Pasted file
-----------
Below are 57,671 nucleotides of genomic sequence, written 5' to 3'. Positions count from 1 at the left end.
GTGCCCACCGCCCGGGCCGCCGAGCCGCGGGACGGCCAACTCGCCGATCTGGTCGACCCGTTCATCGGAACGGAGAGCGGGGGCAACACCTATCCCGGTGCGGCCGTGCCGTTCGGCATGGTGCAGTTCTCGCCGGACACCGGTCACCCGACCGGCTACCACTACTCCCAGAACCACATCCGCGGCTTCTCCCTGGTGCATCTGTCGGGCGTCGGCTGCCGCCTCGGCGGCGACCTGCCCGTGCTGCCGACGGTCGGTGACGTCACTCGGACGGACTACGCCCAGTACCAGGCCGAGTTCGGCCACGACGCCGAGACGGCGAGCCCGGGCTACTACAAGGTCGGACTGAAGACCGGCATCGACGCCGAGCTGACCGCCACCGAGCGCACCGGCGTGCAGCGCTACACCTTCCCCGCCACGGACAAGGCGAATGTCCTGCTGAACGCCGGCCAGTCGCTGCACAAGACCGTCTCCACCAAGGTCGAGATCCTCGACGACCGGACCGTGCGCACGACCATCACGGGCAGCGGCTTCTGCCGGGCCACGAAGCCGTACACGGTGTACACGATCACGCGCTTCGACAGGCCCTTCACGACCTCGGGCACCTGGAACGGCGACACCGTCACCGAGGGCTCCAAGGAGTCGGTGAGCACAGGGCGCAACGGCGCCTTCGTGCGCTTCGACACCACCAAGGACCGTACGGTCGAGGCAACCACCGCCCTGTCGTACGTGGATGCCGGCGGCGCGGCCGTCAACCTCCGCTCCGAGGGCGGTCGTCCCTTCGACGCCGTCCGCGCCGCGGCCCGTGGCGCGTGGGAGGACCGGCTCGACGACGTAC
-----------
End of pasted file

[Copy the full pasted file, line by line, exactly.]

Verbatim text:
Below are 57,671 nucleotides of genomic sequence, written 5' to 3'. Positions count from 1 at the left end.
GTGCCCACCGCCCGGGCCGCCGAGCCGCGGGACGGCCAACTCGCCGATCTGGTCGACCCGTTCATCGGAACGGAGAGCGGGGGCAACACCTATCCCGGTGCGGCCGTGCCGTTCGGCATGGTGCAGTTCTCGCCGGACACCGGTCACCCGACCGGCTACCACTACTCCCAGAACCACATCCGCGGCTTCTCCCTGGTGCATCTGTCGGGCGTCGGCTGCCGCCTCGGCGGCGACCTGCCCGTGCTGCCGACGGTCGGTGACGTCACTCGGACGGACTACGCCCAGTACCAGGCCGAGTTCGGCCACGACGCCGAGACGGCGAGCCCGGGCTACTACAAGGTCGGACTGAAGACCGGCATCGACGCCGAGCTGACCGCCACCGAGCGCACCGGCGTGCAGCGCTACACCTTCCCCGCCACGGACAAGGCGAATGTCCTGCTGAACGCCGGCCAGTCGCTGCACAAGACCGTCTCCACCAAGGTCGAGATCCTCGACGACCGGACCGTGCGCACGACCATCACGGGCAGCGGCTTCTGCCGGGCCACGAAGCCGTACACGGTGTACACGATCACGCGCTTCGACAGGCCCTTCACGACCTCGGGCACCTGGAACGGCGACACCGTCACCGAGGGCTCCAAGGAGTCGGTGAGCACAGGGCGCAACGGCGCCTTCGTGCGCTTCGACACCACCAAGGACCGTACGGTCGAGGCAACCACCGCCCTGTCGTACGTGGATGCCGGCGGCGCGGCCGTCAACCTCCGCTCCGAGGGCGGTCGTCCCTTCGACGCCGTCCGCGCCGCGGCCCGTGGCGCGTGGGAGGACCGGCTCGACGACGTAC